1st rdg 2 Kgs 4:42-2-44 they ate and had some left
psalm 145 the hand of the Lord feeds us, he answers all our needs
2nd rdg Eph 4:1-6 unity of the Spirit / 1 Lord, 1 faith, 1 baptism
gospel Jn 6:1-5 Jesus feeds 5,000 with 5 loaves & 2 fish / 12 baskets
Jesus feeds 5,000 with five barley loaves and two fish made available through a young boy’s willingness to share. The generosity of God is embodied, made manifest in the person of Jesus. And we are clearly invited to appreciate the abundance of God’s compassionate magnanimity as we are told there were twelve baskets of leftovers after each person’s hunger was satisfied. Marvelous as this moment in Jesus’ ministry is, the event is engaging us in an appreciation of a deeper reality.
The occasion of the multiplication of the loaves and fishes could stand alone as a miraculous occurrence. Precisely here do we grasp a sacramental character to the scene described in the gospel. The event itself is wonderful but it points us further, beyond itself. A sacrament points us beyond itself to a reality God wants to share with us. Most of us are aware of the Olympics taking place in London. Athletes rigorously prepare for a long time seeking to be recognized for their ability. They compete to exhibit a skill and to be found as the best in their particular field. Jesus, however, does not act to be recognized, but out of compassion, out of love, a divine love. The gospels help us to see all too clearly where the attention for such acts brings Jesus. Those who see themselves in competition with him grow envious and angry. For them, he will have to die.
Perhaps this is why the church offers us this wonderful passage from Saint Paul for our second reading. This passage is about living our calling – our vocation – about responding to God’s initiative. (Read that both individually and collectively.) The distinction between a career and a vocation is an important one. Paul is exhorting us to live the vocation that is our proper response to God’s invitation. Our career, our job, our profession may be a part of that. But one’s vocation is much larger. God brings all of creation into existence out of love and expressly to love this very creation. We need to see the essential harmony and unity of everything that exists by way of its having its existence because God brought it about. The unity and harmony of God’s creative impulse is better explained by theologians who are more competent than I am. But this unity in all of God’s creation is an important vantage point from which to exercise our faith. (And I do mean exercise, practice, be deliberate about living.) So often today we hear that unity is not uniformity and authors acknowledge that God gives us our differences – the diversity we see so easily all around us. This in some ways is the challenge. It’s not simply asking what did we get or what do we have. The question is what do we do with what we have? In writing to the people of God in Ephesus, Paul says: “Take every care to preserve the unity of the Spirit by the peace that binds you together.” And so I ask: “Am I trying to preserve the unity God established? Is my fierce need for autonomy, for independence, to protect my wants, in some way a movement against the order of things as God has set them in motion?” Living spiritual lives can turn things upside down or inside out and we may not like it. But we do need to ask whether or not we are striving to live at one with God and in God’s way. Paul goes on: “There is one Body, one Spirit, just as one hope is the goal of your calling by God. There is one Lord, one faith, one baptism, and one God and Father of all who is over all, through all and within all.” The center is God in whom all things have their beginning. In God we live and move and have our being.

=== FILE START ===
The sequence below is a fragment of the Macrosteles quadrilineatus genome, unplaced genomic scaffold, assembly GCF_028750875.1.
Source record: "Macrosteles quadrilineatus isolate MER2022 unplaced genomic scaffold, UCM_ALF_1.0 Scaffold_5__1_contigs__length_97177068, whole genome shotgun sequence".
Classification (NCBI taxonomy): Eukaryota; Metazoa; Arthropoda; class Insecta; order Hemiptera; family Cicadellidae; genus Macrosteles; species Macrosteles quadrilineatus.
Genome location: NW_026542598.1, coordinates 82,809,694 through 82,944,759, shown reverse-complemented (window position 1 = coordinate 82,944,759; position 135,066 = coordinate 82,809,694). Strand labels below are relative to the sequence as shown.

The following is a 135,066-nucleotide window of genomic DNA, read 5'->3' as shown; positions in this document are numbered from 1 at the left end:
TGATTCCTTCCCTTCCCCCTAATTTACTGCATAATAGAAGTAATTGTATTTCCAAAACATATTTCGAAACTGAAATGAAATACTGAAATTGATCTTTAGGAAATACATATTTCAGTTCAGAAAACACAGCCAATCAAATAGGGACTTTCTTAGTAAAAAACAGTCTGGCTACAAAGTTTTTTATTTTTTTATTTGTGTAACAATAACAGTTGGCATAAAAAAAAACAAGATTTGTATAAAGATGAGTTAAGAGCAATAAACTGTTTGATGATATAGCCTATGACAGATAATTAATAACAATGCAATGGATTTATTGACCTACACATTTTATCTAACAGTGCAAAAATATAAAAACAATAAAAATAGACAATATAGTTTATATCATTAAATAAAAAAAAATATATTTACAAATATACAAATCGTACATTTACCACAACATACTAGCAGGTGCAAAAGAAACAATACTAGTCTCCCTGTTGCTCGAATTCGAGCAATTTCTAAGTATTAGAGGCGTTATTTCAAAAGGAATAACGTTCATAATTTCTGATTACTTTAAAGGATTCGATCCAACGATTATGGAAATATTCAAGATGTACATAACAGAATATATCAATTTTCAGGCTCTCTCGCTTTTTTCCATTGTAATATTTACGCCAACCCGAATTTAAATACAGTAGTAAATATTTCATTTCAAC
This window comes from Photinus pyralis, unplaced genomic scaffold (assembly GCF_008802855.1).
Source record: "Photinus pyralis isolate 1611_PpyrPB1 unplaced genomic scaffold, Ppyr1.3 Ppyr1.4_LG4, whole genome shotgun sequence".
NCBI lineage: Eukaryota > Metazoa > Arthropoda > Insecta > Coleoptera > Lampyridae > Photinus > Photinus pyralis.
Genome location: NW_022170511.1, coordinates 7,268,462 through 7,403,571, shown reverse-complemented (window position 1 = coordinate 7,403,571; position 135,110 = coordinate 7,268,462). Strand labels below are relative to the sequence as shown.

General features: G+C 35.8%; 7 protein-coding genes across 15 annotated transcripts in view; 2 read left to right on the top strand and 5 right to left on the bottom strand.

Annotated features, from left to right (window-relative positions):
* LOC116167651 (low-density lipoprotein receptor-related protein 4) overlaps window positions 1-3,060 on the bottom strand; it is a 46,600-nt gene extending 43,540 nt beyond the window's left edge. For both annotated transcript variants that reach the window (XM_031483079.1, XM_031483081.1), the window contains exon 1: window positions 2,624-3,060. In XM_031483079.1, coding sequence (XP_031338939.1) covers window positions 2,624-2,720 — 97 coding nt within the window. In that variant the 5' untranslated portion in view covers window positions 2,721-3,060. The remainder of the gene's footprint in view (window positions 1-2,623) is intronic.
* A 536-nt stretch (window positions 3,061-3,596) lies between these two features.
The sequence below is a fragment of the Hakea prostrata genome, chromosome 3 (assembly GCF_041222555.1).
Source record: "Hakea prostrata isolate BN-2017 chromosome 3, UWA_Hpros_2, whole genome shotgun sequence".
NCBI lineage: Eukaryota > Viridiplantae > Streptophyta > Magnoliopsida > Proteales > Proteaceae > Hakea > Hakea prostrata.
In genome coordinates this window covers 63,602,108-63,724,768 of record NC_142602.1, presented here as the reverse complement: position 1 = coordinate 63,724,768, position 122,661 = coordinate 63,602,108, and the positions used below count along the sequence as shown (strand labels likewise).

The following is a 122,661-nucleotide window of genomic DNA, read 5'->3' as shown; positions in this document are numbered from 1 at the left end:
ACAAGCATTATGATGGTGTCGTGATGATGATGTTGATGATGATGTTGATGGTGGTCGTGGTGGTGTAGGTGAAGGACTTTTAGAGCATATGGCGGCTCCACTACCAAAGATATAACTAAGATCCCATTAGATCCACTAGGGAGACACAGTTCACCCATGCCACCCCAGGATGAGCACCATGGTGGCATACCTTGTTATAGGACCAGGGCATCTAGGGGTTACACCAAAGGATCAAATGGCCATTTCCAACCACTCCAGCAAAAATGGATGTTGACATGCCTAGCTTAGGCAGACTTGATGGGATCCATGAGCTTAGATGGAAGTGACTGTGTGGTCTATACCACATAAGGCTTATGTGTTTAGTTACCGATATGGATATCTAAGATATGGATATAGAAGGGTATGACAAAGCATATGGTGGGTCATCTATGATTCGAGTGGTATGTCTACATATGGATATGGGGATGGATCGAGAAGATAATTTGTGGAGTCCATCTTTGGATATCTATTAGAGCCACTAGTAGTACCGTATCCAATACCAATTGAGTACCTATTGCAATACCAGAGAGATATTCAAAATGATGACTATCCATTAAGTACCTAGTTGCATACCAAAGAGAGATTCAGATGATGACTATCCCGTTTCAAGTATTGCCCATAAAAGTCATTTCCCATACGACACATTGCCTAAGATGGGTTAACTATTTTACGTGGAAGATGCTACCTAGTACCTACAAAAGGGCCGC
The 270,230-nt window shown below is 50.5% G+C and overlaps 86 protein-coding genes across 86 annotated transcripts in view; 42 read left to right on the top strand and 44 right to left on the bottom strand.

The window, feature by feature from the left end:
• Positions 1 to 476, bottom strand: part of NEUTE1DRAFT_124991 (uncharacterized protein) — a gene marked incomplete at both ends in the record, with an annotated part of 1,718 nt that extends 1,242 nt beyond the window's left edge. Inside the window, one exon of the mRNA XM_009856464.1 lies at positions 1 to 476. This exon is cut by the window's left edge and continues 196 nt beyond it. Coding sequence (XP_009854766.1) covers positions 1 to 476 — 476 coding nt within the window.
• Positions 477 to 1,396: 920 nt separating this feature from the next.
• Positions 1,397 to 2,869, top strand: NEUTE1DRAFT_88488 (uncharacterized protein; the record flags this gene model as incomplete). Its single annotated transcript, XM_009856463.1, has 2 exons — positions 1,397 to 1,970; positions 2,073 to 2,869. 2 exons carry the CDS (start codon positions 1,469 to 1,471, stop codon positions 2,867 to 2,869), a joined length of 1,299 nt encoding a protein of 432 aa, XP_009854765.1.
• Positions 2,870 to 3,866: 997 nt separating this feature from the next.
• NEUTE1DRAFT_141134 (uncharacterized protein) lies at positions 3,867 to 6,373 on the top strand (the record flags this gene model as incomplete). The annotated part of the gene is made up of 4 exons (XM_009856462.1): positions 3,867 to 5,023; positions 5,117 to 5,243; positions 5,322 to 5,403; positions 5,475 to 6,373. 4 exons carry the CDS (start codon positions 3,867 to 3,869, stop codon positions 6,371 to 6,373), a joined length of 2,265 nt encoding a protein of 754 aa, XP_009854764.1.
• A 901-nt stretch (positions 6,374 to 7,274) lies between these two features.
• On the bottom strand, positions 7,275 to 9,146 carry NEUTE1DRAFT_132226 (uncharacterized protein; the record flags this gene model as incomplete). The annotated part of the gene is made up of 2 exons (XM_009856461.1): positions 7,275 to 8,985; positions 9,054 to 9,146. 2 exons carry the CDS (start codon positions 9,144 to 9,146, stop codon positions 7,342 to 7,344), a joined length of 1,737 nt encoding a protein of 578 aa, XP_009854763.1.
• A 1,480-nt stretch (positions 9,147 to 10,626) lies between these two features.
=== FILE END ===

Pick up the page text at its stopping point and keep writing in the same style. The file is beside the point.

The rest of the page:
I suggest that we need to reflect on the unity of the Trinity, evident in our gospel today. The unity of the Father, Son and Spirit is manifest in the feeding of so many in the gospel. Jesus is at work fulfilling the will of the Father, caring for God’s poor ones. His giving of physical food also imparts a lasting after effect. This is what Jesus does after the resurrection in giving us his Spirit. And it is much more important than the leftover bread and fish in the hampers folks carried away. They are – as we who have come together here are – fed with God’s love. It is entrusted to us to be taken away and given away. There is a call to live in Jesus’ Spirit as he nourishes us with himself.
The first reading is beautifully direct as it tells us to give what we are given to the people and there will be enough. It is the perfect parallel to the gospel and emphasizes that other dimension of our call – to live as God directs us. We are called with Jesus to be obedient to the Father.
Fed in word and sacrament, entrusted with Jesus’ Spirit, his love and his mission, may we live the faith to which we are called in the generous love of our God. Like the boy we are being invited to share. However it is not to simply our stuff, our things. We are called to share our true selves, our godliness, the God who has come to dwell with and within us.